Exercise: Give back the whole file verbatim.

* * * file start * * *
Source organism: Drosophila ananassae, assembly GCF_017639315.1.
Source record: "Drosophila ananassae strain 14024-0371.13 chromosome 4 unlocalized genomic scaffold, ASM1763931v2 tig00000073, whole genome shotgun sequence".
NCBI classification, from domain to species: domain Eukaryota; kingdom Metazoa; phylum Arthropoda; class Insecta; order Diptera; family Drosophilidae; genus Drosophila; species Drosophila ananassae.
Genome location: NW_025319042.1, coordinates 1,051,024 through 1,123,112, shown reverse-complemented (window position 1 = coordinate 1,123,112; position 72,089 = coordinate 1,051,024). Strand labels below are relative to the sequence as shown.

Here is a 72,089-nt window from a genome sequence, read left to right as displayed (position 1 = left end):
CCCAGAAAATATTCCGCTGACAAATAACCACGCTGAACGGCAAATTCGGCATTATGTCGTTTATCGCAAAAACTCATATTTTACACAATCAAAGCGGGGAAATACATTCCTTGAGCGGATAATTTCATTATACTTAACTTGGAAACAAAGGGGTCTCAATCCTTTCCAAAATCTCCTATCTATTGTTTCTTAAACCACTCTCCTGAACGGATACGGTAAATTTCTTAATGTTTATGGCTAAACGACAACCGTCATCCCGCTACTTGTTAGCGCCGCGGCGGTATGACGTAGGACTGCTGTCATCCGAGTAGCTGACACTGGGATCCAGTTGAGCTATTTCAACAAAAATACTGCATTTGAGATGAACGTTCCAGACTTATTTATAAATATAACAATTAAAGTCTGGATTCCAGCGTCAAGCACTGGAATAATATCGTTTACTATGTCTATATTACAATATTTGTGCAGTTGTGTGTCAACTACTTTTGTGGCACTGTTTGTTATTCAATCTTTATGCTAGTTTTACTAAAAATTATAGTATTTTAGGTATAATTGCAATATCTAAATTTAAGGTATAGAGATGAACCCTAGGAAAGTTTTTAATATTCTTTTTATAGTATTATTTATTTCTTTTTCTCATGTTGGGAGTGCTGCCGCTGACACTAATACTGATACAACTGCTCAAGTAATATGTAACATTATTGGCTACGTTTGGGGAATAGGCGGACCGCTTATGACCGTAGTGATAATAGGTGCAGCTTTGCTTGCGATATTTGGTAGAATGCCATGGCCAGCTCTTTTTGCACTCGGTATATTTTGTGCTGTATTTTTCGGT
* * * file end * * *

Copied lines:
Source organism: Drosophila ananassae, assembly GCF_017639315.1.
Source record: "Drosophila ananassae strain 14024-0371.13 chromosome 4 unlocalized genomic scaffold, ASM1763931v2 tig00000073, whole genome shotgun sequence".
NCBI classification, from domain to species: domain Eukaryota; kingdom Metazoa; phylum Arthropoda; class Insecta; order Diptera; family Drosophilidae; genus Drosophila; species Drosophila ananassae.
Genome location: NW_025319042.1, coordinates 1,051,024 through 1,123,112, shown reverse-complemented (window position 1 = coordinate 1,123,112; position 72,089 = coordinate 1,051,024). Strand labels below are relative to the sequence as shown.

Here is a 72,089-nt window from a genome sequence, read left to right as displayed (position 1 = left end):
CCCAGAAAATATTCCGCTGACAAATAACCACGCTGAACGGCAAATTCGGCATTATGTCGTTTATCGCAAAAACTCATATTTTACACAATCAAAGCGGGGAAATACATTCCTTGAGCGGATAATTTCATTATACTTAACTTGGAAACAAAGGGGTCTCAATCCTTTCCAAAATCTCCTATCTATTGTTTCTTAAACCACTCTCCTGAACGGATACGGTAAATTTCTTAATGTTTATGGCTAAACGACAACCGTCATCCCGCTACTTGTTAGCGCCGCGGCGGTATGACGTAGGACTGCTGTCATCCGAGTAGCTGACACTGGGATCCAGTTGAGCTATTTCAACAAAAATACTGCATTTGAGATGAACGTTCCAGACTTATTTATAAATATAACAATTAAAGTCTGGATTCCAGCGTCAAGCACTGGAATAATATCGTTTACTATGTCTATATTACAATATTTGTGCAGTTGTGTGTCAACTACTTTTGTGGCACTGTTTGTTATTCAATCTTTATGCTAGTTTTACTAAAAATTATAGTATTTTAGGTATAATTGCAATATCTAAATTTAAGGTATAGAGATGAACCCTAGGAAAGTTTTTAATATTCTTTTTATAGTATTATTTATTTCTTTTTCTCATGTTGGGAGTGCTGCCGCTGACACTAATACTGATACAACTGCTCAAGTAATATGTAACATTATTGGCTACGTTTGGGGAATAGGCGGACCGCTTATGACCGTAGTGATAATAGGTGCAGCTTTGCTTGCGATATTTGGTAGAATGCCATGGCCAGCTCTTTTTGCACTCGGTATATTTTGTGCTGTATTTTTCGGT